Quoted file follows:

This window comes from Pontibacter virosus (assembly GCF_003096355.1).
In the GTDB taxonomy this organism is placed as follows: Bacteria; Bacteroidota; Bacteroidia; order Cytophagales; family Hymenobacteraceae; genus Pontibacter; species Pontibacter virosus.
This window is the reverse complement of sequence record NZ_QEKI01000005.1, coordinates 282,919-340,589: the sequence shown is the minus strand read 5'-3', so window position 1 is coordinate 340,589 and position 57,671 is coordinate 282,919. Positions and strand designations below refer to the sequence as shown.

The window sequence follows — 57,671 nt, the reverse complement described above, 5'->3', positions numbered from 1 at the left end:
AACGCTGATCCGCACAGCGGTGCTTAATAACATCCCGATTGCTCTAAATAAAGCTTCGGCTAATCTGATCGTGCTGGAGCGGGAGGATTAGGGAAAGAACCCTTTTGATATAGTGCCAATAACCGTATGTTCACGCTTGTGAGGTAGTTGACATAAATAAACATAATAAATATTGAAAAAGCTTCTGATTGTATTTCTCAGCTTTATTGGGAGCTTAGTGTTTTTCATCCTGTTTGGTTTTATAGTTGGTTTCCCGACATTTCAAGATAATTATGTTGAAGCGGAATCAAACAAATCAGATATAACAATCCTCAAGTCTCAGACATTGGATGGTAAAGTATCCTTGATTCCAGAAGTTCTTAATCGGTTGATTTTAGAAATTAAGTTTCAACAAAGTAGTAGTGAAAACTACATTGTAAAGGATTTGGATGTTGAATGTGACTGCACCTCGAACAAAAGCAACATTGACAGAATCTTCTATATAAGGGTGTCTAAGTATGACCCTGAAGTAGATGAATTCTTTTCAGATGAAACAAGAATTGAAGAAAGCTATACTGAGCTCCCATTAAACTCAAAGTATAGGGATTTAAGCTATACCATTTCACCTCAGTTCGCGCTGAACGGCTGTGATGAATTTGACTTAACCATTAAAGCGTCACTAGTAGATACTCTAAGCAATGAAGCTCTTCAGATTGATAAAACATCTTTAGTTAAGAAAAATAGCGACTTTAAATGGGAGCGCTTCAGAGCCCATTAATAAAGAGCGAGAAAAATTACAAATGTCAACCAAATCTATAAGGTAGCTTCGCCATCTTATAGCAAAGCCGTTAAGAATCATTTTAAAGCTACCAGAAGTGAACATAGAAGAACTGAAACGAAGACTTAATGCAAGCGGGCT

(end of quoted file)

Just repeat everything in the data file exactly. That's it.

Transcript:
This window comes from Pontibacter virosus (assembly GCF_003096355.1).
In the GTDB taxonomy this organism is placed as follows: Bacteria; Bacteroidota; Bacteroidia; order Cytophagales; family Hymenobacteraceae; genus Pontibacter; species Pontibacter virosus.
This window is the reverse complement of sequence record NZ_QEKI01000005.1, coordinates 282,919-340,589: the sequence shown is the minus strand read 5'-3', so window position 1 is coordinate 340,589 and position 57,671 is coordinate 282,919. Positions and strand designations below refer to the sequence as shown.

The window sequence follows — 57,671 nt, the reverse complement described above, 5'->3', positions numbered from 1 at the left end:
AACGCTGATCCGCACAGCGGTGCTTAATAACATCCCGATTGCTCTAAATAAAGCTTCGGCTAATCTGATCGTGCTGGAGCGGGAGGATTAGGGAAAGAACCCTTTTGATATAGTGCCAATAACCGTATGTTCACGCTTGTGAGGTAGTTGACATAAATAAACATAATAAATATTGAAAAAGCTTCTGATTGTATTTCTCAGCTTTATTGGGAGCTTAGTGTTTTTCATCCTGTTTGGTTTTATAGTTGGTTTCCCGACATTTCAAGATAATTATGTTGAAGCGGAATCAAACAAATCAGATATAACAATCCTCAAGTCTCAGACATTGGATGGTAAAGTATCCTTGATTCCAGAAGTTCTTAATCGGTTGATTTTAGAAATTAAGTTTCAACAAAGTAGTAGTGAAAACTACATTGTAAAGGATTTGGATGTTGAATGTGACTGCACCTCGAACAAAAGCAACATTGACAGAATCTTCTATATAAGGGTGTCTAAGTATGACCCTGAAGTAGATGAATTCTTTTCAGATGAAACAAGAATTGAAGAAAGCTATACTGAGCTCCCATTAAACTCAAAGTATAGGGATTTAAGCTATACCATTTCACCTCAGTTCGCGCTGAACGGCTGTGATGAATTTGACTTAACCATTAAAGCGTCACTAGTAGATACTCTAAGCAATGAAGCTCTTCAGATTGATAAAACATCTTTAGTTAAGAAAAATAGCGACTTTAAATGGGAGCGCTTCAGAGCCCATTAATAAAGAGCGAGAAAAATTACAAATGTCAACCAAATCTATAAGGTAGCTTCGCCATCTTATAGCAAAGCCGTTAAGAATCATTTTAAAGCTACCAGAAGTGAACATAGAAGAACTGAAACGAAGACTTAATGCAAGCGGGCT